Pendleton Round-Up

by Eline Lybarger, Staff Writer

September 13-16

It is time to make reservations for the Pendleton Round-Up.

In my past work with Oregon’s Hearing Conservation Program, we were lucky enough to work in Pendleton the week before the Round-Up. Of course, we stayed for the rodeo.

Fortunately, we had an “in” for housing then as it can be very, very difficult to find unless you book early. For us, though, our friend Burl Grilley, a speech therapist in the local schools, had a big old five-bedroom house where she generously offered us a place to stay. (Usually only two or three of us.) She was quite the lady. From an old Pendleton family, widowed, children grown, she loved what she did, and she always supported the Round-Up. In the morning she was up before anyone else, making a buffet breakfast that was ready when we were. She often left early to rehearse for Happy Canyon, a performance unique to the Round-Up. Both the roles and costumes had been passed down for 50 years. Each participant wears the remains of an original costume under the current version. The performance story is the history of Pendleton, beginning with a live deer trotting across the stage. There are also Pony Express riders on real horses, a full-sized stagecoach with horses and the final scene is an old saloon. Then the back of the stage-saloon opens, and the audience can walk across the stage into a dance hall, bar, and gambling area, where everyone is in Western costumes.

The events are scheduled throughout the day. With your entry fee you can also go to the Letter Buck Bar under the grandstand. It exists only during Round-Up and is a wild, strange place. It’s dark with no windows and hot, despite fans trying to circulate air and expel heat. The fragrance is definitely sweat, beer, and cowboy. There are no tables, and the place can be so crowded that you couldn’t fall over if you tried. There are waitresses, but the only way to get a drink is to fight your way to the bar and not leave until you get served.

One day of riding and roping was my personal limit. For the rest of my time, I would go exploring. Downtown there was Hamley & Co., an authentic Western store with alligator-skin cowboy boots, saddles, pearl-button shirts, cowboy hats with silver bands, and so much more. It has been there since 1905. Other Western stores are Tecovas Handmade Boots, Cabender’s Western Wear and Staplemans Custom Cowboy and Cowgirl Boots and Shoes. Around the corner is Good’s Candies. At the time, it was the only candy store with a particularly irresistible peanut brittle. Today there are different candy stores to choose from. Another unique food store is the Hill Meat Co. They make all kinds of bacon and sausages, including one sausage with seasonal, wild mushrooms. Just out of town is the Pendleton Woolen Mills, open since 1863. Inside there are floor-to-ceiling bolts of the most beautiful wool fabric, blankets, sweaters, and a few ready-made items. Today they have expanded their merchandise, while maintaining the quality that made them famous.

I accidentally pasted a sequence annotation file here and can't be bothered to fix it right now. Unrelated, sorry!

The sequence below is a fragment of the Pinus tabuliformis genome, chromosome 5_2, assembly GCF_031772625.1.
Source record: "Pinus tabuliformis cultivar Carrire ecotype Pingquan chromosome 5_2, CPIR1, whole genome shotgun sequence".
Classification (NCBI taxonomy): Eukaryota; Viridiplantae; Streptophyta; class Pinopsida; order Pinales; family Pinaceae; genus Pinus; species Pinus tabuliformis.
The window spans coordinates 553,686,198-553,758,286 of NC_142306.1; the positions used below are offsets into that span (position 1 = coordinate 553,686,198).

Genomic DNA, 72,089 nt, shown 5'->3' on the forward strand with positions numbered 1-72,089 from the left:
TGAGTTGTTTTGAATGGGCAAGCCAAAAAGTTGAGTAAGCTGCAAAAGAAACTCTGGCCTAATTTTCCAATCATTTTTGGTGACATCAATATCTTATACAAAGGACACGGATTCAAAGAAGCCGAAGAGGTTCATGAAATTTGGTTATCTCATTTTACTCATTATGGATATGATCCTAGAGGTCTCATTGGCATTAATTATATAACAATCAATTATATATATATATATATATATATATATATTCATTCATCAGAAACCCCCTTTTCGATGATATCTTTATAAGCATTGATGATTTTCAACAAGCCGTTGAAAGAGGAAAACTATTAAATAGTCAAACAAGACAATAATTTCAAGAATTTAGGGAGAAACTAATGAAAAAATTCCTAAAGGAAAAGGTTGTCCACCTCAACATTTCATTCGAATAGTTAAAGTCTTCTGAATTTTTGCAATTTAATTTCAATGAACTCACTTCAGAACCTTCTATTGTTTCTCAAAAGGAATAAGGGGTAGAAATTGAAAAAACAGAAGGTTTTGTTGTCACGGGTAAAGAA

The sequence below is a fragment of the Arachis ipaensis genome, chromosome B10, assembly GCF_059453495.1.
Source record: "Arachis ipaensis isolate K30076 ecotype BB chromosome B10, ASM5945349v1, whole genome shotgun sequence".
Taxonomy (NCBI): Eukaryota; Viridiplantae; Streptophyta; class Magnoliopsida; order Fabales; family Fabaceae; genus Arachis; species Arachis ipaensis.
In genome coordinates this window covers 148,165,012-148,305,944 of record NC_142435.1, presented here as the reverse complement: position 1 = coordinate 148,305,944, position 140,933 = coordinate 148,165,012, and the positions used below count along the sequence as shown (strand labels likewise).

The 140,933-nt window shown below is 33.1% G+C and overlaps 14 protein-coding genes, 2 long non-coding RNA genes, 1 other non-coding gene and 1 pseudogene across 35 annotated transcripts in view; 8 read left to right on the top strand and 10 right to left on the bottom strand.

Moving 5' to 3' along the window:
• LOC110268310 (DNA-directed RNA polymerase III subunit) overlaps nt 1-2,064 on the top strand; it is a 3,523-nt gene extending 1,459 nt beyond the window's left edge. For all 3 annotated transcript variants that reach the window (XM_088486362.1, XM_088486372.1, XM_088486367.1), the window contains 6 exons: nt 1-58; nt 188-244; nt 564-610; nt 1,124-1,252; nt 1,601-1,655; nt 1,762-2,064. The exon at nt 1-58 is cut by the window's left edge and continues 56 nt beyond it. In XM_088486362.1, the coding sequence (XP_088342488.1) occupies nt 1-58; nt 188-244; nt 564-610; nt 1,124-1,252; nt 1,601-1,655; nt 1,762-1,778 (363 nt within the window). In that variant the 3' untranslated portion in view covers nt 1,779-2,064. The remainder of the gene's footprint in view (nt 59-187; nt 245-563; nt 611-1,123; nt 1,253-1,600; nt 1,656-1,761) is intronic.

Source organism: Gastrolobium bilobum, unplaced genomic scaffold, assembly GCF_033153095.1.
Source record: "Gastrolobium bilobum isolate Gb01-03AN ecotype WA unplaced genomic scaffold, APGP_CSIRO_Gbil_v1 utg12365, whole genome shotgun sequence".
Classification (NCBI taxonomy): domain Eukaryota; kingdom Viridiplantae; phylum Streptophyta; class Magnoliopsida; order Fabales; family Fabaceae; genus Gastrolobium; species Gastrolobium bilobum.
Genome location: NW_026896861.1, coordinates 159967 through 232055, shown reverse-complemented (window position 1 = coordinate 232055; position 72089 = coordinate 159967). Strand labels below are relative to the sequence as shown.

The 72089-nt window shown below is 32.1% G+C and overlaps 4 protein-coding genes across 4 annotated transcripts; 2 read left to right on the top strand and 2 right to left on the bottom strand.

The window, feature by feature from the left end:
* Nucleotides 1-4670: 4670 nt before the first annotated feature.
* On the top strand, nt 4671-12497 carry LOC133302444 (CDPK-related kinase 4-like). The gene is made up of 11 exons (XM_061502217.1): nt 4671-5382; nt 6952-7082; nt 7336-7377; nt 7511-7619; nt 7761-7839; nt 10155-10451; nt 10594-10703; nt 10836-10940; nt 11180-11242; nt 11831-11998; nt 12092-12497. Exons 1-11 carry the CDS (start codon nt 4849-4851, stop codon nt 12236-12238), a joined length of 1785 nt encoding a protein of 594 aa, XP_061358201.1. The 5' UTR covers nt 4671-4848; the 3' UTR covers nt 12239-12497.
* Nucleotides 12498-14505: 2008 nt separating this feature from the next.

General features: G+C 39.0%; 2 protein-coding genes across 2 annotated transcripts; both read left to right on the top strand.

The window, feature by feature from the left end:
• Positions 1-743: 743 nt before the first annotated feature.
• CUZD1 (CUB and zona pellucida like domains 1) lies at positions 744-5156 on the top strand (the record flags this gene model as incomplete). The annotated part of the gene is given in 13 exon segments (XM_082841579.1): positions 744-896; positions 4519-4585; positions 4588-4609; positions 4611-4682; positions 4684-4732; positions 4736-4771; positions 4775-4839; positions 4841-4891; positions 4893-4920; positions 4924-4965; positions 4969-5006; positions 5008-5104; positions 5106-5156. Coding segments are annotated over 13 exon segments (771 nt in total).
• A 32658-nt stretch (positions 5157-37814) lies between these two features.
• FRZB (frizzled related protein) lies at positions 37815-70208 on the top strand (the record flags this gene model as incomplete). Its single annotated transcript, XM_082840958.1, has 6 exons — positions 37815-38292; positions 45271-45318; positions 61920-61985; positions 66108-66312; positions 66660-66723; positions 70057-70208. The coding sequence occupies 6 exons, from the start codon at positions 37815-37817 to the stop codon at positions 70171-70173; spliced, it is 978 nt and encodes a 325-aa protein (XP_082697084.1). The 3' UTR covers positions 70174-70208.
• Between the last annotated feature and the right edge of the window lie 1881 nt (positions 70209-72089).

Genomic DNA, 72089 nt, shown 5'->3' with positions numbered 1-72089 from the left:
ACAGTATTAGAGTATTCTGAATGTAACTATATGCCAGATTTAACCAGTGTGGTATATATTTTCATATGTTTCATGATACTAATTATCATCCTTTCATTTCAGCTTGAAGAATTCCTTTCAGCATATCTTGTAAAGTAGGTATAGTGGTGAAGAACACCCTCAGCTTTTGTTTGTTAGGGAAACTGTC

The Indian Village is another popular place to visit. It is set up like a traditional Indian campsite, with teepees, costumes, and dancing. You may also be able to purchase some hand-made items.

There are all kinds of restaurants; however, if you eat after 4 p.m., you will stand in line—but that, too, is fun. After dinner, if you didn’t spend the evening at Happy Canyon, there was live music at the Elks. Not being an Elk didn’t keep us out. We simply went to the doorman and said, “I’m with Burl.” Even if she wasn’t there, we got in.

Today, evening activities have been expanded. There are concessions, music, places to sit and watch the world go by. A pleasant place to spend some time in the evening.

When we visited, Sunday night was crash night: it was time to pack up our rodeo clothes. Monday we would check out with the local Health Department and drive back to Portland.

Get your tickets now! For those of you interested in going to this year’s fabulous festivities, tickets can be obtained here:

But whatever you do, don’t forget to arrange for housing! Otherwise, you might find yourself sleeping with the livestock.